Harvard President Larry Summers comes under fire for trying to provoke debate at a scientific conference and wins a no-confidence vote from members of his own faculty. The University of Colorado is barraged by critics calling for the head of Ward Churchill, a tenured professor who made comments that seemed to justify the 9/11 attacks. And campus Democrats nationwide blast legislation in 16 states proposing an 'academic bill of rights' championed by conservative students demanding a greater diversity of views in academe.
What do these three cases have in common? They all raise the question of academic freedom -- that elusive independence on which universities rely in the pursuit of knowledge. If you've been reading the newspapers much recently, you could be forgiven for wondering what's going on with this once sacrosanct concept. The widespread condemnation of Churchill, in particular, seems to indicate that the general public thinks academic freedom has gone too far, and that it's giving professors license to play politics at whim.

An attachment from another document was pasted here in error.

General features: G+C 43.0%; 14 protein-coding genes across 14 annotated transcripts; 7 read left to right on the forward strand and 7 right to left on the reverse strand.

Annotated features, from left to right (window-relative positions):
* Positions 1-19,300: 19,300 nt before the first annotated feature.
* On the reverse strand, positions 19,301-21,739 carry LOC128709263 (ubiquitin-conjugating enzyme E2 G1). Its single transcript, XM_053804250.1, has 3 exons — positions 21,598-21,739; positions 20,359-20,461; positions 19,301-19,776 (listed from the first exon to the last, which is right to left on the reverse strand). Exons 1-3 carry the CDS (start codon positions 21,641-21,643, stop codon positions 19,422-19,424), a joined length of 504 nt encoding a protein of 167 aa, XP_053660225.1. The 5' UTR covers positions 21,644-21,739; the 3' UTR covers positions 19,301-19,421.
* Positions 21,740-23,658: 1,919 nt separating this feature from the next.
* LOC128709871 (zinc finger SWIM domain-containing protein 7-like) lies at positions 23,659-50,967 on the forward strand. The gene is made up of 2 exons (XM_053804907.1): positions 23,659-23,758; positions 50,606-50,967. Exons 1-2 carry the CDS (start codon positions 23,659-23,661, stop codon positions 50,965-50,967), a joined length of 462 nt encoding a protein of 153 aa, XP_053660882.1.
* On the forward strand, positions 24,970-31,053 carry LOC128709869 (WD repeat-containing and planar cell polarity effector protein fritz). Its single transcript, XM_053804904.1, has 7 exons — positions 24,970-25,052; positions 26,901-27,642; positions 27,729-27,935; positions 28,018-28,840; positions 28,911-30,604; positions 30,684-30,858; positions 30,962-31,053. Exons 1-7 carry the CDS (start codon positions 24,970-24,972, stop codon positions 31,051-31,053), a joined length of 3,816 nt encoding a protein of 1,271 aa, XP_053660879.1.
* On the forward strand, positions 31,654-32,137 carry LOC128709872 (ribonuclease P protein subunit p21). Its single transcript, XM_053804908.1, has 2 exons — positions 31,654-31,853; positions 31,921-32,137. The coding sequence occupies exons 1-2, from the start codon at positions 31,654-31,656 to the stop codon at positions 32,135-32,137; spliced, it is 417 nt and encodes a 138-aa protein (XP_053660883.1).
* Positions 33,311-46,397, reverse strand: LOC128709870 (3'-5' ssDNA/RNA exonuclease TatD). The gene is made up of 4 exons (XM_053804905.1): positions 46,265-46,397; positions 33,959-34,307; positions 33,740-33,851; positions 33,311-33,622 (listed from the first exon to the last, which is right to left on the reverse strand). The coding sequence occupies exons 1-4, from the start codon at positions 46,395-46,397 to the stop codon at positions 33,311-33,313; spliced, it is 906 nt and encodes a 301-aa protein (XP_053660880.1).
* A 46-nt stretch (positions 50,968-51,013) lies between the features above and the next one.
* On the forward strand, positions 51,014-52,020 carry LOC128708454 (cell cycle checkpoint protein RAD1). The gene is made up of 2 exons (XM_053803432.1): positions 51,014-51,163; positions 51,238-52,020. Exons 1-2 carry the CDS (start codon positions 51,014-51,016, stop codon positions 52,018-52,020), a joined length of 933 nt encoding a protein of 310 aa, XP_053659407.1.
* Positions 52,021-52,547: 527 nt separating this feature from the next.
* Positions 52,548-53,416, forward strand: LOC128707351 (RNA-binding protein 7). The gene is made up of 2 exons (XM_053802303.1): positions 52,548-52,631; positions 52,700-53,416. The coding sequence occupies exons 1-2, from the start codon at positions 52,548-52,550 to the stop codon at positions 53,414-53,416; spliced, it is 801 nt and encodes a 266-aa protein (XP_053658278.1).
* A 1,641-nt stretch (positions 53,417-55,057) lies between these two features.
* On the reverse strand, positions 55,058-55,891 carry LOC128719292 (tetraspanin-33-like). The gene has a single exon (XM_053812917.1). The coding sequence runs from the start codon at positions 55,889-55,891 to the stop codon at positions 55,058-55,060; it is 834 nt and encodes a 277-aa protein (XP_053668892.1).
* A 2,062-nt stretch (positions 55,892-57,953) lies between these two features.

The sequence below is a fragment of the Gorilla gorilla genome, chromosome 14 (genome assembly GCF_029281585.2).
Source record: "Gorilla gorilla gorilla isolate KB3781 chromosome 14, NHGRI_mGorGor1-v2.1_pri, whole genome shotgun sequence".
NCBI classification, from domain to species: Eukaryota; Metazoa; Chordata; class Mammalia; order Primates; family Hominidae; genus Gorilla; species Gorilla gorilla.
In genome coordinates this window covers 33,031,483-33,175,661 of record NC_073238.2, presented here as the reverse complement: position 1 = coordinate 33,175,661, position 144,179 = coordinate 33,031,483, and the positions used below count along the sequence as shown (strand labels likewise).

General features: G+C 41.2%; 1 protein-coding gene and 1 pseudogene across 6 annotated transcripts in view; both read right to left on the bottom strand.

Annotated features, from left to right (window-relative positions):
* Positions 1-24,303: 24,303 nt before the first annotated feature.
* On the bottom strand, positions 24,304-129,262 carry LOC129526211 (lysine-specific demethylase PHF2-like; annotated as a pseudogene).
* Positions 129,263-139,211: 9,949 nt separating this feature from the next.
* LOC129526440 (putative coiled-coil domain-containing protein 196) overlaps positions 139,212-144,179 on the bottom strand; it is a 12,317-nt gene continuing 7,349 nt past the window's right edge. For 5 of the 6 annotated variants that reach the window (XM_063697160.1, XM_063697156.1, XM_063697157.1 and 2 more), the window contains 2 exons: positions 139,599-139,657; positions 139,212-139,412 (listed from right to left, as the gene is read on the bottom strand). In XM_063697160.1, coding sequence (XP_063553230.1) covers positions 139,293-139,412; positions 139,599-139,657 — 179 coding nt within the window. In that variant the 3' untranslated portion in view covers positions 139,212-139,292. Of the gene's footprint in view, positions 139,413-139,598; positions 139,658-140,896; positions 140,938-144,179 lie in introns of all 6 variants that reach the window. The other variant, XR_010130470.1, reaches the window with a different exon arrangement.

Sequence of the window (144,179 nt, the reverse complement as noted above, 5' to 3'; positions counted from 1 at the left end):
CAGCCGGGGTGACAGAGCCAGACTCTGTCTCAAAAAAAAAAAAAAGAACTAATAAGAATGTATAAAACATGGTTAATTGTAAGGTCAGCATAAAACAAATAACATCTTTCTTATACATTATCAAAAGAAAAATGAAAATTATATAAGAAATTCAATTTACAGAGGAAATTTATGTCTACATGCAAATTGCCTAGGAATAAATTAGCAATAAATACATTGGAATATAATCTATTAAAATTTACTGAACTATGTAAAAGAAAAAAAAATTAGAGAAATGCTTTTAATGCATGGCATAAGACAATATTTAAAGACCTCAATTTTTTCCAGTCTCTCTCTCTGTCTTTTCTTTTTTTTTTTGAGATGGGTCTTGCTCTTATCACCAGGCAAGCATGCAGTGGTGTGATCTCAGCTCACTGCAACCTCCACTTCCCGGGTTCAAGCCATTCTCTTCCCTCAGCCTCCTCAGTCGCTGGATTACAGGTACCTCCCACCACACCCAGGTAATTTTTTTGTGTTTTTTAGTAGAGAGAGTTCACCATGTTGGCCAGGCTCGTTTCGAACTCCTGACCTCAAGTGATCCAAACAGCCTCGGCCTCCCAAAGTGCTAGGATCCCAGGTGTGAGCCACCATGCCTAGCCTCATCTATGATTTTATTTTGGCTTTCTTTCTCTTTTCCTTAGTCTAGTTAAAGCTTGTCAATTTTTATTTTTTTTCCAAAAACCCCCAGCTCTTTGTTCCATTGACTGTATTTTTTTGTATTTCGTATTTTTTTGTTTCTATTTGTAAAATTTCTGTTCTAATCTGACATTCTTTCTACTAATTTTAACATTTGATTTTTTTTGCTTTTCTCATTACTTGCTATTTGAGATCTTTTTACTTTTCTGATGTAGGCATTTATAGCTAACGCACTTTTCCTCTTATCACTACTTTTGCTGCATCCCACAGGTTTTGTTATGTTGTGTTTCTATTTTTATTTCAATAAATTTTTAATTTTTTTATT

But the current danger for academic freedom is not that it has been carried too far and that we have too much of it. The danger is that we have too little and that it is under subtle attack. And the attack from within the university is even more pernicious than the attack from without.